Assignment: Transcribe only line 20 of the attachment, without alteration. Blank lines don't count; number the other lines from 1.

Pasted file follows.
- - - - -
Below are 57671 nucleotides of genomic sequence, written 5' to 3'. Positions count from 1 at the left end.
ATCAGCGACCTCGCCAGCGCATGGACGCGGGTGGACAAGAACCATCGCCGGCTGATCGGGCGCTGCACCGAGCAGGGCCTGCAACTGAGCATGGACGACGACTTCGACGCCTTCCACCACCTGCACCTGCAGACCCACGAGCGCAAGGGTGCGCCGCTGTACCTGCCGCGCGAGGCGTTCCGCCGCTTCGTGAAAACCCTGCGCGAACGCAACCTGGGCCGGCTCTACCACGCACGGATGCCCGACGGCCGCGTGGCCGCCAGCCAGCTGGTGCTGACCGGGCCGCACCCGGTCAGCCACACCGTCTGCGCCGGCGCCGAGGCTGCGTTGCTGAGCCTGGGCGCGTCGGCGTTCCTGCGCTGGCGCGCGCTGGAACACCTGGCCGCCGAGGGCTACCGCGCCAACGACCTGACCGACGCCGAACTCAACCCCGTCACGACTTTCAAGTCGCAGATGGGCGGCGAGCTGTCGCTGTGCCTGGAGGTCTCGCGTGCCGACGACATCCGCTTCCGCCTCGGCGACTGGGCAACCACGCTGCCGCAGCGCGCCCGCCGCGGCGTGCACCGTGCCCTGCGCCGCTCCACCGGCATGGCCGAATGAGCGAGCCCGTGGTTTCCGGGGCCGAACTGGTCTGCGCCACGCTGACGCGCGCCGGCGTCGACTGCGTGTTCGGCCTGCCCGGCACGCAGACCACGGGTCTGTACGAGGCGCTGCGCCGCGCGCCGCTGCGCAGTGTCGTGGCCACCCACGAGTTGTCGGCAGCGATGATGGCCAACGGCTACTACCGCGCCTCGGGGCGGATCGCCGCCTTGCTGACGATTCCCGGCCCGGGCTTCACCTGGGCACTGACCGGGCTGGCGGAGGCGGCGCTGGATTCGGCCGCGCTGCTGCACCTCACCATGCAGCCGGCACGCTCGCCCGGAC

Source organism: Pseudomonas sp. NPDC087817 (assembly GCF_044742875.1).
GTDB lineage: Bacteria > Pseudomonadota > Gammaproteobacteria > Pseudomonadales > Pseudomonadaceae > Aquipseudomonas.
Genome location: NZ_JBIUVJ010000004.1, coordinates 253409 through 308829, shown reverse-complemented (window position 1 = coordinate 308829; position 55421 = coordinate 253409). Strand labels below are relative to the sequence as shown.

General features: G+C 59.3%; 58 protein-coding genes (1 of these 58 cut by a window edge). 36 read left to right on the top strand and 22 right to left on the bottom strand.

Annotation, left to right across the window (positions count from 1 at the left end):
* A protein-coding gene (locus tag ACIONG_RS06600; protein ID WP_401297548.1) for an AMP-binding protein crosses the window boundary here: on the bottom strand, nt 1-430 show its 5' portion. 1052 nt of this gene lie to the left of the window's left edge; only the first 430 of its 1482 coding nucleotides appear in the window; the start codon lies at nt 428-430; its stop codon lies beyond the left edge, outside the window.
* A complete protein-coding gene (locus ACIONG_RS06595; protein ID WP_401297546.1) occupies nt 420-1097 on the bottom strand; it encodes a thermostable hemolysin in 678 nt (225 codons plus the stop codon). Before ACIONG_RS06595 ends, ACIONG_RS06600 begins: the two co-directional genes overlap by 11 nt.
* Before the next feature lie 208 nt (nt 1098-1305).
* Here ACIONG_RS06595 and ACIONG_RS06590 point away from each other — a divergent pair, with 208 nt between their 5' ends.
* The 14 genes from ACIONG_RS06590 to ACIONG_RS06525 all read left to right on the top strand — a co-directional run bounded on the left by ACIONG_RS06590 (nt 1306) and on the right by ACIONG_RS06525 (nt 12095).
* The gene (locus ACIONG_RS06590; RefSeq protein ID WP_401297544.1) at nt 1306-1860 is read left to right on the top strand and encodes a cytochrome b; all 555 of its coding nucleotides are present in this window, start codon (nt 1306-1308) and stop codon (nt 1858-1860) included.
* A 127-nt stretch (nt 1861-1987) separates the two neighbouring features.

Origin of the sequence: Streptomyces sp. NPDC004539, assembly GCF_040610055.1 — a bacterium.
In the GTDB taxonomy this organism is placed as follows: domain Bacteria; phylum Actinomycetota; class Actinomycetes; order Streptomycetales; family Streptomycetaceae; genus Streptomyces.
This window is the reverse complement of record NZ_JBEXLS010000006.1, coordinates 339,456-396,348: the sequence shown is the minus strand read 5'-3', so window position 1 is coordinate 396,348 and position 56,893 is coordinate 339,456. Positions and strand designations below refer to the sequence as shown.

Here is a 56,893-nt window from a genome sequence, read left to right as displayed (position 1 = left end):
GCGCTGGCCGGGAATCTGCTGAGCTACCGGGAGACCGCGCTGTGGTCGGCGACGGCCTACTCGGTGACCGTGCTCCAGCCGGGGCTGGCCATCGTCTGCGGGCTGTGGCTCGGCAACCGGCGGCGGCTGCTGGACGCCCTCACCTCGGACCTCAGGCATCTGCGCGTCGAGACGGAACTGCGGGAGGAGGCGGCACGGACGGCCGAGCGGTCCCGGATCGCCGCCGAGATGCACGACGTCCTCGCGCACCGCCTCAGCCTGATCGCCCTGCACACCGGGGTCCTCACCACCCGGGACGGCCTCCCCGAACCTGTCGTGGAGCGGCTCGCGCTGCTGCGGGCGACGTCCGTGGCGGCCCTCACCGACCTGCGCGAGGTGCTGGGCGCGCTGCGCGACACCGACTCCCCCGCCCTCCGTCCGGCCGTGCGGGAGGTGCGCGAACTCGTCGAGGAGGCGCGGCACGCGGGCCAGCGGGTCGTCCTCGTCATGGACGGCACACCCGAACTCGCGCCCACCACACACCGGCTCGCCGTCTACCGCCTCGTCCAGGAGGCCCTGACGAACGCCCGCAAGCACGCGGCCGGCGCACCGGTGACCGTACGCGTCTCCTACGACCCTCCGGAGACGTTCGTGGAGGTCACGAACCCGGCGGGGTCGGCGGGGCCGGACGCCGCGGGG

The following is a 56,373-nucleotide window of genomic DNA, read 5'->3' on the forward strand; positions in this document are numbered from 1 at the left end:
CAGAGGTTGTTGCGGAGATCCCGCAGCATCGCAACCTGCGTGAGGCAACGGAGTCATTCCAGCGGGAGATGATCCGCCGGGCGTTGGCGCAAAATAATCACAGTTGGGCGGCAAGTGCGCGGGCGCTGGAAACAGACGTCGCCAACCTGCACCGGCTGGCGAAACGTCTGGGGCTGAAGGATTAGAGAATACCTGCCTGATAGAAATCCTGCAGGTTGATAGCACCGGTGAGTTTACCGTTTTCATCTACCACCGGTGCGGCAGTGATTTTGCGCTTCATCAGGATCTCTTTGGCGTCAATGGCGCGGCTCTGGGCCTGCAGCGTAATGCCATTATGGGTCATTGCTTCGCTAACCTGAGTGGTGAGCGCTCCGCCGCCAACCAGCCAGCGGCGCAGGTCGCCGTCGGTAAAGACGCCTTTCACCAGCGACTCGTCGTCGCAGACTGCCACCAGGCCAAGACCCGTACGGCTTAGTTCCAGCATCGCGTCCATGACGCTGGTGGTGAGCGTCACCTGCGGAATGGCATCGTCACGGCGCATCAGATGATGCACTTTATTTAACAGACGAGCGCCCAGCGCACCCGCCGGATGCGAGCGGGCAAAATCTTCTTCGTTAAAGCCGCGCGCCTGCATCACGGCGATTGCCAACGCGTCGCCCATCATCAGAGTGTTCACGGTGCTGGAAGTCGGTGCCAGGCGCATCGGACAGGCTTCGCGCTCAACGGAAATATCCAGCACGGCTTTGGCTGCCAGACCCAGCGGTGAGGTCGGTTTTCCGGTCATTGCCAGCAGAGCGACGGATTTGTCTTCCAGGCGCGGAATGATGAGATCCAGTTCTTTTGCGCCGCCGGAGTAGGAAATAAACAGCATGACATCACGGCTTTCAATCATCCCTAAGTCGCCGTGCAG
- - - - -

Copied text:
The following is a 56,373-nucleotide window of genomic DNA, read 5'->3' on the forward strand; positions in this document are numbered from 1 at the left end: